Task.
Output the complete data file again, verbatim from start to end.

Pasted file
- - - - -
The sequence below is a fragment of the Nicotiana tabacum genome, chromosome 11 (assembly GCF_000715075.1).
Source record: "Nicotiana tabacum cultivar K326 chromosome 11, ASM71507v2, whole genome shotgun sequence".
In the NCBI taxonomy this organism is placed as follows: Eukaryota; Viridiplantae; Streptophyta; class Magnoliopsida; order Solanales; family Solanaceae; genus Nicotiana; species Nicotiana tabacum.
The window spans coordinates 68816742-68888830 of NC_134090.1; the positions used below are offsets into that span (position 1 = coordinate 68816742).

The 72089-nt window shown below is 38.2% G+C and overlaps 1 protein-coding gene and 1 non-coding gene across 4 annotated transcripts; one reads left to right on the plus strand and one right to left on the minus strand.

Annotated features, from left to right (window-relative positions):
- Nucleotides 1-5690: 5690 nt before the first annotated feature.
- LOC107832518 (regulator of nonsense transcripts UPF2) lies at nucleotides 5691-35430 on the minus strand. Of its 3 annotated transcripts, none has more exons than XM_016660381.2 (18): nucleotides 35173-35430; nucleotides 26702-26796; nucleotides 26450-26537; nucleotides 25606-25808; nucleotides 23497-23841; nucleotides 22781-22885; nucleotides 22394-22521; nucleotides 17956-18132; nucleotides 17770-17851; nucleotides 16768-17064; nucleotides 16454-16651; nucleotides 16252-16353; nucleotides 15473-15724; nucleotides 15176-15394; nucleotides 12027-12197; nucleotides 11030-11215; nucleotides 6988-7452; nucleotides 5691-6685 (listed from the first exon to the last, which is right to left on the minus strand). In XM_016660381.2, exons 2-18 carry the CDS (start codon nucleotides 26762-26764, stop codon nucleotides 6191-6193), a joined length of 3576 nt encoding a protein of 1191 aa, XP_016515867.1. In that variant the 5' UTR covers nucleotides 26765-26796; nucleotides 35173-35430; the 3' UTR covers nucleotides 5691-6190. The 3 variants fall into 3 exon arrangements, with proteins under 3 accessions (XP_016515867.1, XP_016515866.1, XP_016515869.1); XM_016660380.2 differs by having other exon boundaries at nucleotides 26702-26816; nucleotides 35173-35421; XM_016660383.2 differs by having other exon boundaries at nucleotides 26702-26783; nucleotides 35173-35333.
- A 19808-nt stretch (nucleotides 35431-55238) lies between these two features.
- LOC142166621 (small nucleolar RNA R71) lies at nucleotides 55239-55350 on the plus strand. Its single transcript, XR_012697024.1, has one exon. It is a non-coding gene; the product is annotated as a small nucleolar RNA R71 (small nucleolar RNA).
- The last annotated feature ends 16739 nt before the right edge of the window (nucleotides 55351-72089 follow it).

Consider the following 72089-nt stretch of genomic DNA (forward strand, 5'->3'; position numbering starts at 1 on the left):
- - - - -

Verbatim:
The sequence below is a fragment of the Nicotiana tabacum genome, chromosome 11 (assembly GCF_000715075.1).
Source record: "Nicotiana tabacum cultivar K326 chromosome 11, ASM71507v2, whole genome shotgun sequence".
In the NCBI taxonomy this organism is placed as follows: Eukaryota; Viridiplantae; Streptophyta; class Magnoliopsida; order Solanales; family Solanaceae; genus Nicotiana; species Nicotiana tabacum.
The window spans coordinates 68816742-68888830 of NC_134090.1; the positions used below are offsets into that span (position 1 = coordinate 68816742).

The 72089-nt window shown below is 38.2% G+C and overlaps 1 protein-coding gene and 1 non-coding gene across 4 annotated transcripts; one reads left to right on the plus strand and one right to left on the minus strand.

Annotated features, from left to right (window-relative positions):
- Nucleotides 1-5690: 5690 nt before the first annotated feature.
- LOC107832518 (regulator of nonsense transcripts UPF2) lies at nucleotides 5691-35430 on the minus strand. Of its 3 annotated transcripts, none has more exons than XM_016660381.2 (18): nucleotides 35173-35430; nucleotides 26702-26796; nucleotides 26450-26537; nucleotides 25606-25808; nucleotides 23497-23841; nucleotides 22781-22885; nucleotides 22394-22521; nucleotides 17956-18132; nucleotides 17770-17851; nucleotides 16768-17064; nucleotides 16454-16651; nucleotides 16252-16353; nucleotides 15473-15724; nucleotides 15176-15394; nucleotides 12027-12197; nucleotides 11030-11215; nucleotides 6988-7452; nucleotides 5691-6685 (listed from the first exon to the last, which is right to left on the minus strand). In XM_016660381.2, exons 2-18 carry the CDS (start codon nucleotides 26762-26764, stop codon nucleotides 6191-6193), a joined length of 3576 nt encoding a protein of 1191 aa, XP_016515867.1. In that variant the 5' UTR covers nucleotides 26765-26796; nucleotides 35173-35430; the 3' UTR covers nucleotides 5691-6190. The 3 variants fall into 3 exon arrangements, with proteins under 3 accessions (XP_016515867.1, XP_016515866.1, XP_016515869.1); XM_016660380.2 differs by having other exon boundaries at nucleotides 26702-26816; nucleotides 35173-35421; XM_016660383.2 differs by having other exon boundaries at nucleotides 26702-26783; nucleotides 35173-35333.
- A 19808-nt stretch (nucleotides 35431-55238) lies between these two features.
- LOC142166621 (small nucleolar RNA R71) lies at nucleotides 55239-55350 on the plus strand. Its single transcript, XR_012697024.1, has one exon. It is a non-coding gene; the product is annotated as a small nucleolar RNA R71 (small nucleolar RNA).
- The last annotated feature ends 16739 nt before the right edge of the window (nucleotides 55351-72089 follow it).

Consider the following 72089-nt stretch of genomic DNA (forward strand, 5'->3'; position numbering starts at 1 on the left):